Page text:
Like any country in the world, couples have a duty to perform—not just to one another but to the family as a whole. In Croatia, honor is a very important part of society, so couples are expected to honor themselves and their extended families. Couples often put the interests of the family before their own, and this act of selflessness is often held in high regard. The average Croatian family is patriotic, but the responsibilities of the home are not based on gender roles. Both men and women have a duty to fulfill in the home, and couples can take on the roles of one another.
The husband actively assists the wife with household chores such as cooking and cleaning, as well as child care. Couples are obligated to jointly provide for the family's needs and to ensure that the children have a proper moral and educational background. Both the husband and wife have a duty to perform when it comes to decision-making in the home. Both the husband and wife have a responsibility to love, protect, and respect each other. The children also have an obligation to respect and take care of their parents once they are capable.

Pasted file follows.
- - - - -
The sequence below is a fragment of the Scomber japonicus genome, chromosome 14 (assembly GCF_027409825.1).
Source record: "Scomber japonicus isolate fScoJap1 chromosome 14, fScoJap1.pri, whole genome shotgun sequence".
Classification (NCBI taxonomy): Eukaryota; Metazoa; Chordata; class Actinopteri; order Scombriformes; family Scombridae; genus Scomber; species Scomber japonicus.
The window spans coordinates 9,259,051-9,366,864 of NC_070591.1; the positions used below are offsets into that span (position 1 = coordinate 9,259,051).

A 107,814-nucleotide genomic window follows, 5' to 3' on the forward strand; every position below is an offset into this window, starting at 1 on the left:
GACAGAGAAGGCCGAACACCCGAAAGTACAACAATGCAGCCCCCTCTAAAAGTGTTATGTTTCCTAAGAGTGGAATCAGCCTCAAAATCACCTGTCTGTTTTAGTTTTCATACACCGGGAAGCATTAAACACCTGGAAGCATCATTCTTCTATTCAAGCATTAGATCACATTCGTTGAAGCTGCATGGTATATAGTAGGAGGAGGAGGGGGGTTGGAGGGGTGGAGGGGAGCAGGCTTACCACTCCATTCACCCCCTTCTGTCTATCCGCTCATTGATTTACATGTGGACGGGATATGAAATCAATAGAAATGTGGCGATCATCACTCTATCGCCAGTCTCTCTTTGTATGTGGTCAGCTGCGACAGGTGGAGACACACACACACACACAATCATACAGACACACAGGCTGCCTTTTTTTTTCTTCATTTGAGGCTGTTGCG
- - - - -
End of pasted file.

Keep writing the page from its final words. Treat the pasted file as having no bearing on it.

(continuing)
Croatia is a beautiful country with an amazing way of celebrating marriage. Spouses are able to get married quickly because there are no minimum residency requirements. This implies that couples who are just visiting the country may wake up the next day and decide to tie the knot. It’s that simple! Spouses must ensure they are eligible for marriage and have all the necessary documents prepared to initiate the marriage application and registration process.
Civil marriages in Croatia are quite flexible. Couples who do not want to have their marriage ceremony in the registrar's office may request approval from the registrar to conduct the ceremony in a different venue. Some spouses even prefer to conduct their civil ceremony on the same day as the church wedding. The country is also very progressive when it comes to same-sex marriages and unions. We hope this article has helped you fully understand everything you need to know about marriage in Croatia.